For many years, Tesla has been a battleground for short sellers. Sometimes they have made money; but they have also lost money, most recently when Tesla made a surprising profit in the third quarter and the stock plunged back over $ 300.
Tesla shares are unstable, but there is also attention from short sellers. For much of the last two years, their focus was on Tesla's car business, which made sense. Even today, car revenues are the vast majority of Tesla's top line, at over $ 14 billion so far today, while the energy business has kicked in just over $ 1 billion.
Through three different vehicle programs: Model S, Model X, and Model 3, Tesla had shown an enviable ability to generate massive hum and register customers. But when it came to actually building and delivering cars, Tesla struggled. The modern automotive industry is very much about production processes, but Tesla did not want to follow any leaders. CEO Elon Musk's ego got in the way of a smooth performance on this front.
Short sellers smelled blood and moved in, knowing that the cash-intensive nature of the auto business would weigh Tesla's ability to record profits and raise capital. Some big names ̵
Musk did not help Tesla's case by entering a chaotic period in which he attempted to take the company private, failed, and had to submit to an SEC investigation and pay millions in penalties, losing his chairman's title in the process.
A stabilized car business sends short salesmen looking for weakness elsewhere
However, following Q3 2019 earnings results, Tesla looks like it has stabilized its Model 3 business and can move on to the next challenge and launch its Model Y transition. (Revenue appears to have flattened out after reliable expansion by around millions per quarter, but the company is likely to trade revenue growth for steady profits, and at least now has the balance of $ 5 billion in cash with just two months left in 2019, a historic unusual situation for Tesla.)
Short Tesla based on a negative view of a car business that has grown from under 50,000 in annual sales to nearly 250,000 in 2018 or probably 300-400,000 in 2019 is to borrow a phrase from the chess world , a busted position.
That's why shorts have zeroed in on solar energy. For the record, I thought Tesla's 2016 merger with SolarCity – Musk was chairman, his cousin Lyndon Rive was CEO, and brother Kimball was on the board – was a terrible idea. My biggest concern was that Tesla would add SolarCity's rather weird debt load (it was based on long-term rental of solar panels) to the balance at a time when Tesla needed resources to launch Model 3.
It's really not much to suggest The SolarCity reality at the time, which is that it was heading toward insolvency. Chanos had already focused on this via a short position he took in 2015; The merger snook it, and Chanos went on to make Tesla his most talked about position.
Musk now has some shareholders who claim that the SolarCity merger involved fraud and self-dealing, a question that the justice system should settle. From the Tesla investor's point of view, the negative aspects of the merger were oversold: The stock sank at the end of 2016, but in mid-2017 it surged to a record high, approaching $ 400. The long consensus was that all concern about SolarCity created a fantastic buying opportunity.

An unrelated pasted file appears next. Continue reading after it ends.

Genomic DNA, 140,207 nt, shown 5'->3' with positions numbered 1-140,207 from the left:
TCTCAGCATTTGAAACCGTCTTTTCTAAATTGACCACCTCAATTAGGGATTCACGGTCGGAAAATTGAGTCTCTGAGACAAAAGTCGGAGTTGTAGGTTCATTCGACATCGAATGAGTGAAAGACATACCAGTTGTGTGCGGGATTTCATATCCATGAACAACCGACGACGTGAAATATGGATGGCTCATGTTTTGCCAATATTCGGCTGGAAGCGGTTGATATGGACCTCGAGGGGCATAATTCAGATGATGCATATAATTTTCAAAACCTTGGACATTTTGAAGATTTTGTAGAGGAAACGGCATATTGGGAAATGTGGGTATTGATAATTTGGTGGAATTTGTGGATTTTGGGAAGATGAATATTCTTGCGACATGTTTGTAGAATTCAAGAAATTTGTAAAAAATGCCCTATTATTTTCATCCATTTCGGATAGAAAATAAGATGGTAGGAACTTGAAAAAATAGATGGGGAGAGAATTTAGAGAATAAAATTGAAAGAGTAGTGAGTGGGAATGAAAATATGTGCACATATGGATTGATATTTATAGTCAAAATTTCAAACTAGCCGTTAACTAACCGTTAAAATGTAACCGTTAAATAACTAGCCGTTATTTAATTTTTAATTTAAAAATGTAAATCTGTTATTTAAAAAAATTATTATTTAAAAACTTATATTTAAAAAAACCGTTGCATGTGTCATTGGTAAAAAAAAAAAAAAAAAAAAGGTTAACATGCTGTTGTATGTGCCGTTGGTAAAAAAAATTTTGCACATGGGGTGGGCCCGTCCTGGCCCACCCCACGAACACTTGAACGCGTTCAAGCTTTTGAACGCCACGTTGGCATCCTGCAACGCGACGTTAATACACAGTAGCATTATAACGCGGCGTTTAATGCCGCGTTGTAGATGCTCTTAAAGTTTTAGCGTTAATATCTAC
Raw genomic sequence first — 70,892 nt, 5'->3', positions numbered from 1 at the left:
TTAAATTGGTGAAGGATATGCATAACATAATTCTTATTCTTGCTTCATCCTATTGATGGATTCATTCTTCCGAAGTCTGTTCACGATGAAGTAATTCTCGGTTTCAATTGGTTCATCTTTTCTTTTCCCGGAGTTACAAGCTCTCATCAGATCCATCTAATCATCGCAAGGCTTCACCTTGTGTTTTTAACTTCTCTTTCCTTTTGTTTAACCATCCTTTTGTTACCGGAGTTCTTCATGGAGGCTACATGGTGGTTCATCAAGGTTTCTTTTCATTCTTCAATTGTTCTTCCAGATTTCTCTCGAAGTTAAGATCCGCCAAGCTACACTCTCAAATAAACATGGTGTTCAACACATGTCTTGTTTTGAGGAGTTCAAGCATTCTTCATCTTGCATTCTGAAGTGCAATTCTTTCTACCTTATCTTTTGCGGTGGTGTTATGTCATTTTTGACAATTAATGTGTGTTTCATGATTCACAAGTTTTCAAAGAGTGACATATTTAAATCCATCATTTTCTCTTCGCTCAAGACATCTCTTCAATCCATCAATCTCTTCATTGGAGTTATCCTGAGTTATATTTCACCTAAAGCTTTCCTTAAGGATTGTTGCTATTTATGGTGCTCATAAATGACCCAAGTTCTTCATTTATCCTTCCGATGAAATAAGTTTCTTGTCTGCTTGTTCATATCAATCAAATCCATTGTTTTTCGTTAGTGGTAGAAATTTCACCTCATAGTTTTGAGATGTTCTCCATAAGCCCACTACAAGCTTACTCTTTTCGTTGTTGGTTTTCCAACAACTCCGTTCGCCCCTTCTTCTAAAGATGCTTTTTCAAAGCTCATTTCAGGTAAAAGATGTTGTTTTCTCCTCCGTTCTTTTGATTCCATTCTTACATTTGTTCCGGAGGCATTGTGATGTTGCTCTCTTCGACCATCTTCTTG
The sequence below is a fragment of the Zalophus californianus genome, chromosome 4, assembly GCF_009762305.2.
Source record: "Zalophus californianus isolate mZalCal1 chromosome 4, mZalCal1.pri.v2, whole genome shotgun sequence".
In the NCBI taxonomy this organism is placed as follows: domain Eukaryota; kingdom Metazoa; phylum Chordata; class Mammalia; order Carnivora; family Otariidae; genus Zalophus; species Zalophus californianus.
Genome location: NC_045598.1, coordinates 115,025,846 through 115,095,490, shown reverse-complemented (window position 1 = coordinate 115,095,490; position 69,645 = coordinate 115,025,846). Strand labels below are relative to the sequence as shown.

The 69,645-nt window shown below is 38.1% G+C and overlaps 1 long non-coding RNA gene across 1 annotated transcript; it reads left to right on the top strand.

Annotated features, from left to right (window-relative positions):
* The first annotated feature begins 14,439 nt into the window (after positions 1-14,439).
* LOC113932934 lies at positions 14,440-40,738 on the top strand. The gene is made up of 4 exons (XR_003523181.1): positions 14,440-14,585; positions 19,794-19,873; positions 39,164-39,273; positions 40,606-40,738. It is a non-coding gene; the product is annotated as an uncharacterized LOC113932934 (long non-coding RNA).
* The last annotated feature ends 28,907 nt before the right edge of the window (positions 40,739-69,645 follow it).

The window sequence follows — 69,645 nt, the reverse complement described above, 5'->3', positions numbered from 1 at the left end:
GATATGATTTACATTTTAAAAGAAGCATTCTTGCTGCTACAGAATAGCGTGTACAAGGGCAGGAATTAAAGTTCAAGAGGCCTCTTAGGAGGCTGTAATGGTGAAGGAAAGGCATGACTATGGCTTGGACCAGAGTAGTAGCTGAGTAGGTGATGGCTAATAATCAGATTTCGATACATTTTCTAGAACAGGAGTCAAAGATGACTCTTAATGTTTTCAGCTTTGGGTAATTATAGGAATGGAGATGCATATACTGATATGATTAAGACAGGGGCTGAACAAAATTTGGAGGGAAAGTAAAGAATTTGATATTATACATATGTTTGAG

Always right, but lose money anyway
Tesla's tendency to reward long investors – the stock is up over 1200% since the company's IPO of 2010 – is both frustrating and addictive for short sellers. After all, the stock is up … 1200% in less than a decade, and during that time, Tesla has never had an annual result. Hence the addiction.
But what about the frustration? As I noted in 2017:
The shorts have always been right on Tesla, but it has nothing. They were right when there was only one car company that sold a small number of cars and made no money. They were right when it became an energy storage company. They were right when it saved SolarCity.
GRRR! Few things are worse on Wall Street than it is always technical while still losing money.
If long-time investors are like big military strategists, charting the financial continent and distributing forces to keep ground and avoid conflict, short sellers are more like guerrilla tacticians, who flit from hit to hit, and enjoy the melee. Any weakness is a goal.
Since Tesla's automotive industry is now as strong as it has been in the company's history, the weakness is now obviously solar energy. For the markets, that business is as irrelevant as it has ever been; despite the unevenness of the shutdown, Tesla shares have consistently shriveled away from the SolarCity burden, and in any case, Tesla has not exactly poured money into growing SolarCity (quite the opposite, in fact, as Musk has admitted that Tesla borrowed SolarCity employees for to get the Model 3 out the door.
As far as I'm concerned, Tesla solar is basically a nothing-burger, and I half expect that Tesla will liquidate it when it finds a way to get the balance off the debt. enough, Musk, a committed solar booster, proved to be overly sensitive to card sellers, poking Einhorn after the guy complained to Tesla in his Q3 investor letter (and pointless, and invited Einhorn to tour Tesla's facilities when Einhorn appeared in his letter to
Interestingly, the brief attack on solar energy has taken what was an invisible business and brought it back into the picture, which can actually improve Tesla's solar fortunes. But there is always a risk in guerrilla warfare: attack a weakness enough times, and you can inadvertently turn it into a force.